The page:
Until jointing, the plant apex or growing point is below the soil surface where it is protected somewhat from frost, hail, or other mechanical damage. Between 3 and 4 weeks after plant emergence, the upper internodes of the stem begins to elongate, moving the growing point above the soil surface. The head also begins to grow rapidly, although it is still too small to readily detect through the surrounding leaf sheaths. During the "boot" stage, the head becomes prominent within the flag leaf sheath ( figure 10 ).

Pollination flowering

Pollination usually takes place in barley just before or during head emergence from the boot. Pollination begins in the central portion of the head and proceeds toward the tip and base. This event occurs 6 to 7 weeks after crop emergence. Since pollen formation is sensitive to stress, water deficits and high temperatures at this time will decrease the number of kernels that form and may reduce yields. These yield reductions can be diminished by planting early so that pollination and early grain filling is completed before late season stresses occur.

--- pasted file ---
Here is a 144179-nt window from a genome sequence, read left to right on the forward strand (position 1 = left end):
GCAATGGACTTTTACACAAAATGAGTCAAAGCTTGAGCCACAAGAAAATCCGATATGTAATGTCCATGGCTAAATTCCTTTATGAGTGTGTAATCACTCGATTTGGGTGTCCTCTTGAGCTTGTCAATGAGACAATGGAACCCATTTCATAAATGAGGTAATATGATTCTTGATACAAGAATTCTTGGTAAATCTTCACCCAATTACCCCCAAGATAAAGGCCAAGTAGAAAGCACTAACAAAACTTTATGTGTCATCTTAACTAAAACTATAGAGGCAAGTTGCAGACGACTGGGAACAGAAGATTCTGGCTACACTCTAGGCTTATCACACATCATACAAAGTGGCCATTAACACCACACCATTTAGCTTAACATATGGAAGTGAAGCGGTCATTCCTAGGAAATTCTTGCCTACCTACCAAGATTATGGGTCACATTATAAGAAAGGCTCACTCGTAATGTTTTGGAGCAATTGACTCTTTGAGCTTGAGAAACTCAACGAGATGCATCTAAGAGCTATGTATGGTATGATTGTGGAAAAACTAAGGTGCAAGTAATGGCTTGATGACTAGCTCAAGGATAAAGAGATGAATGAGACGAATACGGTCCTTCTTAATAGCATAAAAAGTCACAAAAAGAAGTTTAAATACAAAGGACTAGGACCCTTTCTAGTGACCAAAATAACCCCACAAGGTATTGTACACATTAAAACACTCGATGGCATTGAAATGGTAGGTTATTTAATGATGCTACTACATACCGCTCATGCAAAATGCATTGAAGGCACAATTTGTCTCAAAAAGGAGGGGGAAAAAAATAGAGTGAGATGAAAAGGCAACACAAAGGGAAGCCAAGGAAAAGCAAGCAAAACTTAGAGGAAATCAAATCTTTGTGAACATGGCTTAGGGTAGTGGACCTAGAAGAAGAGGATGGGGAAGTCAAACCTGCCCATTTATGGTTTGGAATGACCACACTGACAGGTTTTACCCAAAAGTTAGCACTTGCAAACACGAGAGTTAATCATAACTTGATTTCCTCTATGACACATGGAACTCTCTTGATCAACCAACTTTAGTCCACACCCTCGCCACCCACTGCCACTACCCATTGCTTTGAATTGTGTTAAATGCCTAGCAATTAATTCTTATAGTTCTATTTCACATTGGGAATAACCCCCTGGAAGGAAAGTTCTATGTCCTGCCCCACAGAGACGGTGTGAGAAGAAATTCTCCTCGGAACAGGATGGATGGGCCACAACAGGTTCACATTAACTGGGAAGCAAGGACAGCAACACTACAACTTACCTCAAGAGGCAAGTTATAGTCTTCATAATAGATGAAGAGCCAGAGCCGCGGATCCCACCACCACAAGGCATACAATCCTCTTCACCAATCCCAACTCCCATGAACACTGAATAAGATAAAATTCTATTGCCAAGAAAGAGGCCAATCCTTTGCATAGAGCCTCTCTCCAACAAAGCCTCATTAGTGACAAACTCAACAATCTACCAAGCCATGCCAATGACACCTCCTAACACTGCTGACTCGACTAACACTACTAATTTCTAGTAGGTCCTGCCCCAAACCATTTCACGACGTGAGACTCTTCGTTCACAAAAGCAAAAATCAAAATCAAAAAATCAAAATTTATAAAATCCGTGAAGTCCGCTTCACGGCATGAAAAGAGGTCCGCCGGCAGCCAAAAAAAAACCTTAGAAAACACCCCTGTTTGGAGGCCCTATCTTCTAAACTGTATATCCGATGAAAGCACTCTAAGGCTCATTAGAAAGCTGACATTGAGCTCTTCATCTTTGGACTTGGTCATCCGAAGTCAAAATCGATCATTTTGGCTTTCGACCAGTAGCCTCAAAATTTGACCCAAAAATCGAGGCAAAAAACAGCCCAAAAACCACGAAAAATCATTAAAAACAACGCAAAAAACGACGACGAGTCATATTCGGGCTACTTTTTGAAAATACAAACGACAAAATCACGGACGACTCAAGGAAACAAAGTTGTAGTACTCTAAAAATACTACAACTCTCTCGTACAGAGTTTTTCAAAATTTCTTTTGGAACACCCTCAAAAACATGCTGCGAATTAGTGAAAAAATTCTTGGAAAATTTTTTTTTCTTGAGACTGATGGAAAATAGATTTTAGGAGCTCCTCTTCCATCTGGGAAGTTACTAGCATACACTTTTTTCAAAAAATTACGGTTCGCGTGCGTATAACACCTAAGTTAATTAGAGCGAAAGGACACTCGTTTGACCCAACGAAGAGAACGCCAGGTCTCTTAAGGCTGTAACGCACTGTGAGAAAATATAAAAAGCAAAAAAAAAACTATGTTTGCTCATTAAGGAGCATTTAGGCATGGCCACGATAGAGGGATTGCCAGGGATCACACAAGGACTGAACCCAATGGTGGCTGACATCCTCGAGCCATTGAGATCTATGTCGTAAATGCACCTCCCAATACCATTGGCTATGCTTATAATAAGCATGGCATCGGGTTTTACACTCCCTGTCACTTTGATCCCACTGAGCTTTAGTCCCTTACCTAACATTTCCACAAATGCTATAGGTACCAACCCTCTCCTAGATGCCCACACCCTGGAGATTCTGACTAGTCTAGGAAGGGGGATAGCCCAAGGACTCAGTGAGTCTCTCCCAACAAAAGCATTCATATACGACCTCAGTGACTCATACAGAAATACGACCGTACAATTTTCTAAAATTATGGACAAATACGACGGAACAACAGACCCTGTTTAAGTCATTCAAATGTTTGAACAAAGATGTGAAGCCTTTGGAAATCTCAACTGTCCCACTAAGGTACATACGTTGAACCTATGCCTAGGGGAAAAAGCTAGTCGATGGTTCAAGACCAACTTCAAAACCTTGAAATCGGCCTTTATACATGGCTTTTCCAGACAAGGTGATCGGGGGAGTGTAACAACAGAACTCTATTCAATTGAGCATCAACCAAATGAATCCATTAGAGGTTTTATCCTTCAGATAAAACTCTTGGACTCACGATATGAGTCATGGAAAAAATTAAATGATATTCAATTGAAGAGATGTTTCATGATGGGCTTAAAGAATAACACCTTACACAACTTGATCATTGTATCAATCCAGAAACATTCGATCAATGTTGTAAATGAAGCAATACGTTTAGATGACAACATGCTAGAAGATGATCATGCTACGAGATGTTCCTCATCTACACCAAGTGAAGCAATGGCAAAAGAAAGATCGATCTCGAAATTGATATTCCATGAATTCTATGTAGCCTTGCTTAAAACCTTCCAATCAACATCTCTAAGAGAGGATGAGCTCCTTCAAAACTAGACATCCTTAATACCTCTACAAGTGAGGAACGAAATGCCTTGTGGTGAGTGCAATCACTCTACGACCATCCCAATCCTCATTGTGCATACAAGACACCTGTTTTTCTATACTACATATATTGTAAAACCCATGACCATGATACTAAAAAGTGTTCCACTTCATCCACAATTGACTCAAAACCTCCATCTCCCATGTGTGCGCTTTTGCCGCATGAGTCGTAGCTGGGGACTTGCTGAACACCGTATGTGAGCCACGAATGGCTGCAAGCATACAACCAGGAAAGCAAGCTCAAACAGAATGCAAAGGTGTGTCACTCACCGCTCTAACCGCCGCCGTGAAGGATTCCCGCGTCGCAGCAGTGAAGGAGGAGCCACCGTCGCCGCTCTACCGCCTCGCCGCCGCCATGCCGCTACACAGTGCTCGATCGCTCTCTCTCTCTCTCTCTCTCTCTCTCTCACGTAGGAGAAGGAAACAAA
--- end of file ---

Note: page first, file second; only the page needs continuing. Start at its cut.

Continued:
Kernel development and maturity

Figure 11. Kernel development: a) watery ripe (Zadoks stage 71), b) late milk (Zadoks stage 77), c) hard dough (Zadoks stage 87), and d) harvest ripe with lemma and palea attached (Zadoks stage 92).